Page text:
New CTE Study Categorizes Stages of Degenerative Brain Disease in Veterans, Athletes

By Brenda L. Mooney

BOSTON – For the first time, researchers have categorized chronic traumatic encephalopathy (CTE), the degenerative brain disease associated with repeated brain trauma in military combat and contact sports, into four stages of severity.

In a recent study from the Veterans Affairs Boston Healthcare System, Boston University Center for the Study of Traumatic Encephalopathy (CSTE) and the Sports Legacy Institute (SLI), 68 cases of CTE were identified among deceased athletes and military veterans whose brain and spinal cords were donated to the VA CSTE Brain Bank. The study, which was published in this month’s issue of the journal Brain, represents the largest case series of CTE published to date.

Co-Directors of the BU CSTE include, in order, former wrestler Chris Nowinski; Robert Stern, PhD, professor of neurology and neurosurgery at BUSM; Ann McKee, MD, professor of neurology and pathology at BUSM and director of VA CSTE Brain Bank at VA; and Robert Cantu, MD, clinical professor of neurosurgery at BUSM.

Of the 68 cases of CTE found in males between 17 and 98 years old, 64 were athletes, and 18 of those were also military veterans. Of the athletes, 34 were professional football players, nine only played college football and six had only played high school football. The group included three additional veterans who did not have a sports background.

Evaluation of one of the study subjects — for whom self-injurious head-banging behavior was the sole environmental exposure — underscored the view that repetitive brain trauma alone is sufficient to trigger CTE in some cases.

“This study extends our knowledge concerning the spectrum of the clinical and pathological abnormalities associated with CTE, although further studies are needed to investigate critical aspects of trauma-induced neurodegeneration, including the incidence and prevalence of CTE; whether the symptoms of CTE are distinctive from other conditions; how genetics influence susceptibility or resistance to CTE; and whether other environmental exposures also play an additive role in the development of CTE,” said lead author Ann McKee, MD, director of the Neuropathology Service for VA New England Healthcare System, professor at Boston University School of Medicine (BUSM) and co-director of the CSTE.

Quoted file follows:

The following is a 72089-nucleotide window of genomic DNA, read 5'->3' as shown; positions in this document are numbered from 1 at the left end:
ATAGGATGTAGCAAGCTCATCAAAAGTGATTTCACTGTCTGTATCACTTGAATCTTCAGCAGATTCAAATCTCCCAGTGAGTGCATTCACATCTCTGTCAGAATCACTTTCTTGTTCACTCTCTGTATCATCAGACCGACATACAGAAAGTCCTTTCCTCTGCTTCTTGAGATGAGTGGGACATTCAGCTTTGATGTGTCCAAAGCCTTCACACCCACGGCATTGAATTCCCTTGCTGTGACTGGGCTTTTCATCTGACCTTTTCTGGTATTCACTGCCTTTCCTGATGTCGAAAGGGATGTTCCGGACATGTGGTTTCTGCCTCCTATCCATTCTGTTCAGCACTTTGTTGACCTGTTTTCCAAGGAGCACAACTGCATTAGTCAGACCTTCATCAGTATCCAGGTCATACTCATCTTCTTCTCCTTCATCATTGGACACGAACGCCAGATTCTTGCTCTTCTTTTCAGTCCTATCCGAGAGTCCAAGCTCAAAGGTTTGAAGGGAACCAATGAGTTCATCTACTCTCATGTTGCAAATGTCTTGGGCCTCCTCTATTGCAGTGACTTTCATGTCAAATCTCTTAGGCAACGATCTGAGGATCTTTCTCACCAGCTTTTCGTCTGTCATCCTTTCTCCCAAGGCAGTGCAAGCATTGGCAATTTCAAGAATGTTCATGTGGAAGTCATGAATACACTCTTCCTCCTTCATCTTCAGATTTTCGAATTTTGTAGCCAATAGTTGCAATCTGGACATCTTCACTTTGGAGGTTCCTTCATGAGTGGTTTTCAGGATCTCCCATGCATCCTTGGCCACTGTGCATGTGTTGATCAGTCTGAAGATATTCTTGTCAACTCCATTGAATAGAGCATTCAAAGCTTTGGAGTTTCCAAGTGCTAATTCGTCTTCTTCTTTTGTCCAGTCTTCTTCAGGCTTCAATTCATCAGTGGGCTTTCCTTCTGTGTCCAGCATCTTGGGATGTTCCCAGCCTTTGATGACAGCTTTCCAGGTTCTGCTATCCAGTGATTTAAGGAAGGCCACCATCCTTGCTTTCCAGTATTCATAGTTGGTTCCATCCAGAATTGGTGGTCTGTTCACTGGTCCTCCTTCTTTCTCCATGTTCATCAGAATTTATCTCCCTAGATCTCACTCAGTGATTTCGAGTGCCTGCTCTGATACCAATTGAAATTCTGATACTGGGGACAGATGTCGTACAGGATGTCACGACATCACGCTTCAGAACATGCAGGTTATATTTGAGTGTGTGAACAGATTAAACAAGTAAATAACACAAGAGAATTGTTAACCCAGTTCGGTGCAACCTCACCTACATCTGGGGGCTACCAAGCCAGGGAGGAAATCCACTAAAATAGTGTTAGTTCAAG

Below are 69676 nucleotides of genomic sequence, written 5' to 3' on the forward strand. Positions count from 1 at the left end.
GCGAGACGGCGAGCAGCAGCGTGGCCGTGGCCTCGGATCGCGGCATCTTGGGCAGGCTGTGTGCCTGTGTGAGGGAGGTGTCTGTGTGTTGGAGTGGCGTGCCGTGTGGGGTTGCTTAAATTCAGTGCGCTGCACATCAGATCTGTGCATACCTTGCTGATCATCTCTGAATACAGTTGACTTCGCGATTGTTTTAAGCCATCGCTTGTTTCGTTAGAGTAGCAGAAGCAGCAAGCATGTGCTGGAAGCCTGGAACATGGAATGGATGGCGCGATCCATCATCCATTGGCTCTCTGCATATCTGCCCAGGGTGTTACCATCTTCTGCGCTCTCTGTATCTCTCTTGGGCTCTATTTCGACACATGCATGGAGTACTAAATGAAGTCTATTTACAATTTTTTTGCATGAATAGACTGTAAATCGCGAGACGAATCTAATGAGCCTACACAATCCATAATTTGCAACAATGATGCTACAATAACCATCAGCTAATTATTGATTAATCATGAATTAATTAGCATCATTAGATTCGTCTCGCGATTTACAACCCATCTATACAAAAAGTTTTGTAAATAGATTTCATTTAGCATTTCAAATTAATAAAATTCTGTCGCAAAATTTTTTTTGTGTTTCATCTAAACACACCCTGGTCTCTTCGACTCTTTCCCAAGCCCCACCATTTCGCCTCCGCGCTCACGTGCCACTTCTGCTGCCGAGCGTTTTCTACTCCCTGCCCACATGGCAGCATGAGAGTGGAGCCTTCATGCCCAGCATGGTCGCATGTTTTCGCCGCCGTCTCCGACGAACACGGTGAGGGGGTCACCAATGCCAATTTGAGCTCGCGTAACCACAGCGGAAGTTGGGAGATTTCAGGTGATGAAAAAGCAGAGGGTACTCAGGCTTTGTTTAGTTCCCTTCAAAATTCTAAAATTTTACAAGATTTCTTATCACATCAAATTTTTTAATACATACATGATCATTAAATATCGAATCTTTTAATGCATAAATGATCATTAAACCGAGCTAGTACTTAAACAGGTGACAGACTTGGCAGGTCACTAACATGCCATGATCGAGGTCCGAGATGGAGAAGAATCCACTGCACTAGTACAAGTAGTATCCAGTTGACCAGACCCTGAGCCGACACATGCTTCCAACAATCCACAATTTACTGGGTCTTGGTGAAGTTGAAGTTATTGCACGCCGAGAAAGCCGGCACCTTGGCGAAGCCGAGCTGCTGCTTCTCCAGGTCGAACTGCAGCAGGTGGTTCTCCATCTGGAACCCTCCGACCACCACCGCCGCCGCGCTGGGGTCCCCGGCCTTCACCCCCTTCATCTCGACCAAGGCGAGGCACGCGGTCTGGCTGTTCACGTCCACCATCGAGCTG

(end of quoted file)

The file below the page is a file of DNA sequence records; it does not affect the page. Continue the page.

McKee also is director of the CSTE and the Brain Banks for Boston University’s Alzheimer’s Disease Center, which are based at the Bedford, MA, VA Medical Center.

CTE, which appears to be slowly progressive in most individuals, is characterized in early stages by the presence of abnormal deposits of a protein called tau in the form of neurofibrillary tangles, glial tangles and neuropil threads throughout the brain. These tau lesions eventually lead to brain-cell death. Currently, CTE can only be diagnosed postmortem.

Among the veterans found to have CTE were marines, soldiers and sailors from World War II, the Vietnam and Gulf wars, as well as the wars in Iraq and Afghanistan. Researchers also found evidence of the condition in 50 football players, including 33 who played in the National Football League (NFL), one in the Canadian Football League (CFL), one semi-professional player, nine college players and six high school football players. CTE also was identified in four National Hockey League (NHL) players, one amateur hockey player, seven professional boxers, one amateur boxer, and one professional wrestler.

“While it remains unknown what level of exposure to brain trauma is required to trigger CTE, there is no available evidence that occasional, isolated or well-managed concussions give rise to CTE,” explained co-author Robert Cantu, MD, co-director of CSTE and co-founder of SLI.

The new study provides specific pathological criteria for the diagnosis of CTE and divides CTE into four stages of disease (Stages I-IV). Based on interviews with families of the deceased donors, researchers were able to develop a list of symptoms common to stages of the disease:

• In Stage I, headaches and issues related to attention and concentration were common;

• In Stage II, the symptoms expanded to include depression, explosivity and short-term memory impairment;

• In Stage III, reported symptoms included cognitive impairment and problems with executive functions, specifically planning, organization, multitasking and judgment.

• In Stage IV, there was evidence of full-blown dementia (i.e., memory and cognitive impairments severe enough to impact daily living).

While CTE appeared to be slowly progressive in most of the study subjects, it may not progress or progress at the same rate in all patients, study authors noted. Overall, however, 89% of those diagnosed with CTE through pathological studies had demonstrated clinical symptoms involving cognitive, behavioral or mood impairments before death, according to the report.

In addition, one-third of the CTE cases were diagnosed with additional neurodegenerative disease, including:

• Motor neuron disease (12%);

• Lewy body disease (16%;

• Alzheimer’s disease (11%); and

• Frontotemporal lobar degeneration (6%).

Years before the onset of cognitive and behavioral symptoms, most of the individuals with CTE and motor neuron disease (CTE-MND) had suffered symptoms of motor weakness, atrophy and fasciculations, or muscle twitches, the study notes.